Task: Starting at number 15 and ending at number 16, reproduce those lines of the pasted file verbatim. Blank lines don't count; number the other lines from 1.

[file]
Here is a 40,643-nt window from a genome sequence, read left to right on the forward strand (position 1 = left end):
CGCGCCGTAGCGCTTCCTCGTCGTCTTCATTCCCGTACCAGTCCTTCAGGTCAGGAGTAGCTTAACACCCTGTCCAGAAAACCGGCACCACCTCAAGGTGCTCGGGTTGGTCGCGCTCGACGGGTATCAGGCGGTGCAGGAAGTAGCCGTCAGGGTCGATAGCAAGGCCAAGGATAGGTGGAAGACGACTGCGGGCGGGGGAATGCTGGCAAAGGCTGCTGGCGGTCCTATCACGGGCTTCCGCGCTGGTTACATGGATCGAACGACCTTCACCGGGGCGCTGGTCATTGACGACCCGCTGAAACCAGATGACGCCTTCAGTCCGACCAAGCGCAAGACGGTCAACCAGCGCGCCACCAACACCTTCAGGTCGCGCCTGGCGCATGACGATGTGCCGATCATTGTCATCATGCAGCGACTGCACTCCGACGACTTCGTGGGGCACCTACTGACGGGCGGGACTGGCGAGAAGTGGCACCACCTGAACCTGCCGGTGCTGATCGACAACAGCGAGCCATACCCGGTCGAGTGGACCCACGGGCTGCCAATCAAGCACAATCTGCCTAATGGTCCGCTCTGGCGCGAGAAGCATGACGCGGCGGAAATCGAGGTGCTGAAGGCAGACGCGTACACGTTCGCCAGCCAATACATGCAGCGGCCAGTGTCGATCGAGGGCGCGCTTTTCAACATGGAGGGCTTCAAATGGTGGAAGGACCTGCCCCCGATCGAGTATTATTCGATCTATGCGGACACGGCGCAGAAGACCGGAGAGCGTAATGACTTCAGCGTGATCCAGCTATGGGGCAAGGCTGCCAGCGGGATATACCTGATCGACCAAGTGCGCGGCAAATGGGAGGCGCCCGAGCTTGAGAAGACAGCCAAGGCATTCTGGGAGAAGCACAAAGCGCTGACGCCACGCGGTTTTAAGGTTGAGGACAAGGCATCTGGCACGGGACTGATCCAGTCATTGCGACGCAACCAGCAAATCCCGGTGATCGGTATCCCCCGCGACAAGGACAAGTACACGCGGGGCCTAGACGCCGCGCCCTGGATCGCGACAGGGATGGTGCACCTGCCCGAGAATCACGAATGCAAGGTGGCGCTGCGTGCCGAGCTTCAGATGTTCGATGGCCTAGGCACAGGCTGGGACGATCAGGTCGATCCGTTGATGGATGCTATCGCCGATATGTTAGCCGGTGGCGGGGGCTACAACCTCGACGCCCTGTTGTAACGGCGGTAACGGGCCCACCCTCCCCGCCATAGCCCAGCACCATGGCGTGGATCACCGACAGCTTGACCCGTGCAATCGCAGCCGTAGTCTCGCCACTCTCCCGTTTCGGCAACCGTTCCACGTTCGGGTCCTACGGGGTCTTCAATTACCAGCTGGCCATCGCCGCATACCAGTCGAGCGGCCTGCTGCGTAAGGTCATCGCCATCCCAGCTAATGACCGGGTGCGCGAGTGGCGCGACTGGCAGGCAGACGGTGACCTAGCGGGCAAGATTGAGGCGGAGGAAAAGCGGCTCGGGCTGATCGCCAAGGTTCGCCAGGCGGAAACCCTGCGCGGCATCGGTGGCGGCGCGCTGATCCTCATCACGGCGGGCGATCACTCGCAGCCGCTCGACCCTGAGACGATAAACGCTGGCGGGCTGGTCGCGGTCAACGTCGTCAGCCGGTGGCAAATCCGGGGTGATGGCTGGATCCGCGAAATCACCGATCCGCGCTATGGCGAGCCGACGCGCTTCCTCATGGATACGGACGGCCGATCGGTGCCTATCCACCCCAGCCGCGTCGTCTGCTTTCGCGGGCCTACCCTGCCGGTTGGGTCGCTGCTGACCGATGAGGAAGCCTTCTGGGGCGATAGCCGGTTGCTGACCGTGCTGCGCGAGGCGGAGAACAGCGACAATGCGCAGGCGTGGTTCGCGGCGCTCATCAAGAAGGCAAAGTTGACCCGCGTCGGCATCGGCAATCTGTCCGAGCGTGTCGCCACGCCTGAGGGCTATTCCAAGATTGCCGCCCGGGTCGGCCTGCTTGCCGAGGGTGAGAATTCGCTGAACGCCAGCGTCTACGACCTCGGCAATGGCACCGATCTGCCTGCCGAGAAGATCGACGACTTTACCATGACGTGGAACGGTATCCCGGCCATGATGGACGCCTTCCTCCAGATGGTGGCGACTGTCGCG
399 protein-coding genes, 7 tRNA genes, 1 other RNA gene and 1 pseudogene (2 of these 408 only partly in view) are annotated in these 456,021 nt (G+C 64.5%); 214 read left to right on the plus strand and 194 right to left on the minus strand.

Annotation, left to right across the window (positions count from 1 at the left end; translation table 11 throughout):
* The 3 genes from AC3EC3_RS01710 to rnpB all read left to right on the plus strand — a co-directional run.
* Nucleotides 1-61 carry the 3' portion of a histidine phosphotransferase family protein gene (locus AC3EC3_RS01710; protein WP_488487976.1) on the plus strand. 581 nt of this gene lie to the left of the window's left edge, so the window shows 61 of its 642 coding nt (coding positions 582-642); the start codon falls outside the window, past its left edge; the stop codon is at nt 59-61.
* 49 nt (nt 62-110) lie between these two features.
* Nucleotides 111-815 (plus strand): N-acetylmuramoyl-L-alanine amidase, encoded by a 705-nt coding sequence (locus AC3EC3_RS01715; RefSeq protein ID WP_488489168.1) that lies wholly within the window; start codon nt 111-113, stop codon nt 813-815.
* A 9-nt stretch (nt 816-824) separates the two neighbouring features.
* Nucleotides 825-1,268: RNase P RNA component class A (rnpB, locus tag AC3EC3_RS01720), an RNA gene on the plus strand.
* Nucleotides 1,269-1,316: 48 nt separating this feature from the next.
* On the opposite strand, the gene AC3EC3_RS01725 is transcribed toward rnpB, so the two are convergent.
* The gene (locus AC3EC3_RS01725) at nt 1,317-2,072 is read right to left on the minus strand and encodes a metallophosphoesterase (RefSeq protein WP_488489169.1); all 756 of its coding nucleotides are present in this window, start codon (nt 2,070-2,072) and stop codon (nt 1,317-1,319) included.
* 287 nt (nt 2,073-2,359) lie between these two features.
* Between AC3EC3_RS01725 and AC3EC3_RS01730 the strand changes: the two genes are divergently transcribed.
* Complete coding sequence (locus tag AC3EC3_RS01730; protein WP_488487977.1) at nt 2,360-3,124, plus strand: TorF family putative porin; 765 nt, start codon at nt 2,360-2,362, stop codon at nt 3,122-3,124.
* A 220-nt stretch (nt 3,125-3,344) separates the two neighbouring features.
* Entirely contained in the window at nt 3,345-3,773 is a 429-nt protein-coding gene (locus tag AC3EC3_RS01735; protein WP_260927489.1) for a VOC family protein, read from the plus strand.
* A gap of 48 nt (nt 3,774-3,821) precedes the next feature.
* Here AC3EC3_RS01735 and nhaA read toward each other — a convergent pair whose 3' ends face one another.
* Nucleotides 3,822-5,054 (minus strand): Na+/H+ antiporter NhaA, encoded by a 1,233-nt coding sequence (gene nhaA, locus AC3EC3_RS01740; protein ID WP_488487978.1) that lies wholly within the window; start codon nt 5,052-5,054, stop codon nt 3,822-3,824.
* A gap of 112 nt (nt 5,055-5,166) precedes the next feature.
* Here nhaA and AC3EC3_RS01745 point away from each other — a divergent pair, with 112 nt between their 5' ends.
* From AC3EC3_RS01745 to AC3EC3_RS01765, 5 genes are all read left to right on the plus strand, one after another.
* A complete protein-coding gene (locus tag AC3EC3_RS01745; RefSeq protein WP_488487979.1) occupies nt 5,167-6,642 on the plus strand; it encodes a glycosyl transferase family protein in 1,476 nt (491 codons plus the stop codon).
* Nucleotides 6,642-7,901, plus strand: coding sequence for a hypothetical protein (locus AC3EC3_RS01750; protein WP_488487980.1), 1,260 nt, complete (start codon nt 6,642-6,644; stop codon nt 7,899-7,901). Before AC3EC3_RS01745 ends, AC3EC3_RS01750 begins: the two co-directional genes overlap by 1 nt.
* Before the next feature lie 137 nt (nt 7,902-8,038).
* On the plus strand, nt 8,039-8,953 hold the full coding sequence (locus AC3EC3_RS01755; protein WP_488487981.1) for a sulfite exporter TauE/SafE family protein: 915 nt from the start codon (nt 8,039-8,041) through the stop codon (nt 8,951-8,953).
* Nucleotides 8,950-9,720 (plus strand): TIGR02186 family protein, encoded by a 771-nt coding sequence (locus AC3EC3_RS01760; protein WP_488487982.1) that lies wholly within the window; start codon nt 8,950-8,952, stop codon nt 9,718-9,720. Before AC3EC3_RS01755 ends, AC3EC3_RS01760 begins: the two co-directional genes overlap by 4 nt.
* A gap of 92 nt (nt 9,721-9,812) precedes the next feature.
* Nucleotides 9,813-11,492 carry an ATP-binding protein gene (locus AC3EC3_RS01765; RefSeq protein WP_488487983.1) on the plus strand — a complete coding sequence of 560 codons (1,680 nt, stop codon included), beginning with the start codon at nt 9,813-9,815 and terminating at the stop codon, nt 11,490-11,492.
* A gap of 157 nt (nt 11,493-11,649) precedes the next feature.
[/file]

* Between AC3EC3_RS01725 and AC3EC3_RS01730 the strand changes: the two genes are divergently transcribed.
* Complete coding sequence (locus tag AC3EC3_RS01730; protein WP_488487977.1) at nt 2,360-3,124, plus strand: TorF family putative porin; 765 nt, start codon at nt 2,360-2,362, stop codon at nt 3,122-3,124.